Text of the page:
Iran, meanwhile, represents a more complicated problem. The Jordanian monarch was the first Arab leader to publicly raise the alarm about a so-called “Shia crescent” in December 2004, warning that Iran was extending its influence through Iraq and then through Syria and Lebanon—something that the king strongly opposed. Egypt has been less alarmed by Tehran, perhaps because of Egypt’s geographic distance from the Gulf. However, Cairo remains concerned about Iranian maritime activity in the Red Sea, which could potentially disrupt shipping through the Suez Canal, from which Egypt brings in substantial revenue. Egypt and Jordan seem to appreciate that Iraqi caretaker Prime Minister Mustafa al-Kadhimi is in a tight fix, needing to maintain cordial relations with Iran because of pro-Iran, Iraqi Shia political parties, and because of the substantial economic and religious ties between the two countries. Nonetheless, Egyptian and Jordanian leaders see al-Kadhimi as more of an Iraqi nationalist than a Shia leader, and want to help him distance Iraq from Iran as much as possible and instead move closer to the Arab world. The challenge here is that any future Iraqi prime minister from a Shia background may not be as willing to do so as al-Kadhimi appears to be.

Differences also exist on the Arab-Israeli issue, though probably fewer than meet the eye. Both Egypt and Jordan have long had diplomatic relations and economic ties with Israel, while the Iraqi parliament, meanwhile, has criminalized normalization with Israel, influenced in part by Iranian pressure. However, both Egyptian and Jordanian officials have been outspoken on Palestinian rights, much more so than the Gulf states, some of whom have recently established formal relations with Israel. Indeed, while in Jeddah at the recent summit, Egyptian President Abdel-Fattah el-Sisi and Jordan’s King Abdullah called for the “establishment of a Palestinian state on the June 4, 1967 borders with East Jerusalem as its capital.” No other Arab heads of state at the Jeddah summit were so explicit in articulating this position, even though it was first expressed by then Saudi Crown Prince Abdullah bin Abdulaziz in 2002, in what became known as the Arab Peace Initiative. It is therefore unlikely that the Iraqi public will make much of Jordan and Egypt’s ties with Israel as long as Cairo and Amman stick to their platforms.

Complex Relations with Saudi Arabia and the GCC States

There is some speculation that the tripartite alliance may become a rival to the GCC states. But in truth, the situation is more complex. To be sure, for historical and political reasons Egypt, Jordan, and Iraq see themselves as the heart and soul of the Arab world with years of diplomatic experience under their belt. Indeed, a former Egyptian foreign ministry official underscored in an interview just prior to the Jeddah summit that “Egyptian-Arab coordination is in the interest of Arab national security.” In other words, Egypt has the military, security, and diplomatic experience that, according to this line of thinking, the Gulf countries continue to need.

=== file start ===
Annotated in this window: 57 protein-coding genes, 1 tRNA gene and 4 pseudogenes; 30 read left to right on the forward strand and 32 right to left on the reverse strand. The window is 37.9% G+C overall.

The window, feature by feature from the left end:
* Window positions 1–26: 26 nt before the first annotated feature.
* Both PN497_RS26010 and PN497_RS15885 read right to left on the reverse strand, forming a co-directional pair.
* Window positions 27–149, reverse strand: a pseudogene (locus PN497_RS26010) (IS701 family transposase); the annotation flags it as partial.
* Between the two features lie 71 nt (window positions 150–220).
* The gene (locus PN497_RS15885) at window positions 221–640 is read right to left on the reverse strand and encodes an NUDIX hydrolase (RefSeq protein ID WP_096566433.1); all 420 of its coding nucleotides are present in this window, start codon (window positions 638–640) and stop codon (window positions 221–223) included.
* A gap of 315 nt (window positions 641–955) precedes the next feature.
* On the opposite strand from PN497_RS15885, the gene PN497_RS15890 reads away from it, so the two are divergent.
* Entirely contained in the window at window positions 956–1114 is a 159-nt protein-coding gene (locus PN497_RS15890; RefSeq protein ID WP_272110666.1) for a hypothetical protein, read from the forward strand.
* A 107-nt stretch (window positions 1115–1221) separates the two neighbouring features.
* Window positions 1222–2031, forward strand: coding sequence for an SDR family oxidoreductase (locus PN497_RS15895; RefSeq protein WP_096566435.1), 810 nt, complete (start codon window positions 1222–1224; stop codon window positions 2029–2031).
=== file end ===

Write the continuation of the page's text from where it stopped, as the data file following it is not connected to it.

There is undoubtedly resentment among the countries in this tripartite alliance that leadership of the Arab world has shifted to the Gulf. But all three countries understand that because their economies are in such bad shape they will be forced to continue to rely on the largesse of Saudi Arabia and the other GCC states for some time to come. For example, Egypt imported 80 percent of its wheat from Russia and Ukraine last year, meaning that Russia’s war, which has disrupted trade and contributed to higher food and oil prices worldwide, represented an extraordinary burden for this country of over 100 million people. In response, in March 2022 the Saudis pledged $15 billion in aid to Egypt, with other GCC states later pledging an additional $5 billion in investments. Egypt therefore cannot afford to alienate these patrons. Nonetheless, Egypt’s—as well as Jordan’s—outreach to Iraq allows them an economic alternative (albeit one that is not as lucrative), should relations with Riyadh sour and Iraq’s economy rebound.

Similarly, Jordan seems to be looking to hedge its bets, especially since it has had rather checkered relations with Saudi Arabia over the past several decades, stretching as far back as the 1920s when the Saudis seized the Hejaz region of the Arabian Peninsula from King Abdullah’s forefather. Although the Saudis by no means want Jordan to falter economically or politically, there have been times in recent years where Saudi Arabia has suspended aid to Jordan over political differences. There is speculation that Jordan’s King Abdullah suspects that MBS wants to replace him as custodian of the Al-Aqsa Mosque in Jerusalem, which is considered the third holiest site in Islam, and the custodianship of which gives Abdullah a certain amount of legitimacy.

King Abdullah seems to have better relations, however, with UAE President Mohammed bin Zayed Al Nahyan. Many Jordanians work in the UAE as civil servants and advisors to the Emirati Armed Forces, a situation that provides significant opportunities for Jordan’s educated middle class. Interestingly, when in 2021 Jordan hosted Iraqi and Egyptian leaders in Aqaba to announce joint development projects, the UAE’s leader was invited as well, but Saudi Arabian leaders were conspicuously absent.